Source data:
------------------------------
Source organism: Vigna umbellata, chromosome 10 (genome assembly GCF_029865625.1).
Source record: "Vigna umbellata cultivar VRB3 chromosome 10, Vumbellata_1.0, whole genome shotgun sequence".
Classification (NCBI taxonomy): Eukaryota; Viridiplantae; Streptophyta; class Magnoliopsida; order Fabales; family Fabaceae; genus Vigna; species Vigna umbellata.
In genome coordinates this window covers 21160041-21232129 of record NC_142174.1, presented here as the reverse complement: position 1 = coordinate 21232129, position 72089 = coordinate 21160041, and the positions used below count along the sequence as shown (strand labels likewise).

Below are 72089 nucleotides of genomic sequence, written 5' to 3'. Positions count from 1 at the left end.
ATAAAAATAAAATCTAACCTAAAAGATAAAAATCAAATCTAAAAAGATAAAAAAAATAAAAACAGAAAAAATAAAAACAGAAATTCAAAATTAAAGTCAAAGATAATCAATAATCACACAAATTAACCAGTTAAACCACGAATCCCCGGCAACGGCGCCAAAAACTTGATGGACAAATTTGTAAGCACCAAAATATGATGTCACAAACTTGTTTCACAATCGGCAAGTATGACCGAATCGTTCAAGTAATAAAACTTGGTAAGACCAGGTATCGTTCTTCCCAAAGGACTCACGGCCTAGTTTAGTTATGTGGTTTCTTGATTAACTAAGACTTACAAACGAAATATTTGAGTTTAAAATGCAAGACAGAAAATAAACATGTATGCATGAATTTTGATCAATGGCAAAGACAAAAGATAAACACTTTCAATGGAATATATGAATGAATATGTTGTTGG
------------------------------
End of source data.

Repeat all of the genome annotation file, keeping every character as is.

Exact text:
Source organism: Vigna umbellata, chromosome 10 (genome assembly GCF_029865625.1).
Source record: "Vigna umbellata cultivar VRB3 chromosome 10, Vumbellata_1.0, whole genome shotgun sequence".
Classification (NCBI taxonomy): Eukaryota; Viridiplantae; Streptophyta; class Magnoliopsida; order Fabales; family Fabaceae; genus Vigna; species Vigna umbellata.
In genome coordinates this window covers 21160041-21232129 of record NC_142174.1, presented here as the reverse complement: position 1 = coordinate 21232129, position 72089 = coordinate 21160041, and the positions used below count along the sequence as shown (strand labels likewise).

Below are 72089 nucleotides of genomic sequence, written 5' to 3'. Positions count from 1 at the left end.
ATAAAAATAAAATCTAACCTAAAAGATAAAAATCAAATCTAAAAAGATAAAAAAAATAAAAACAGAAAAAATAAAAACAGAAATTCAAAATTAAAGTCAAAGATAATCAATAATCACACAAATTAACCAGTTAAACCACGAATCCCCGGCAACGGCGCCAAAAACTTGATGGACAAATTTGTAAGCACCAAAATATGATGTCACAAACTTGTTTCACAATCGGCAAGTATGACCGAATCGTTCAAGTAATAAAACTTGGTAAGACCAGGTATCGTTCTTCCCAAAGGACTCACGGCCTAGTTTAGTTATGTGGTTTCTTGATTAACTAAGACTTACAAACGAAATATTTGAGTTTAAAATGCAAGACAGAAAATAAACATGTATGCATGAATTTTGATCAATGGCAAAGACAAAAGATAAACACTTTCAATGGAATATATGAATGAATATGTTGTTGG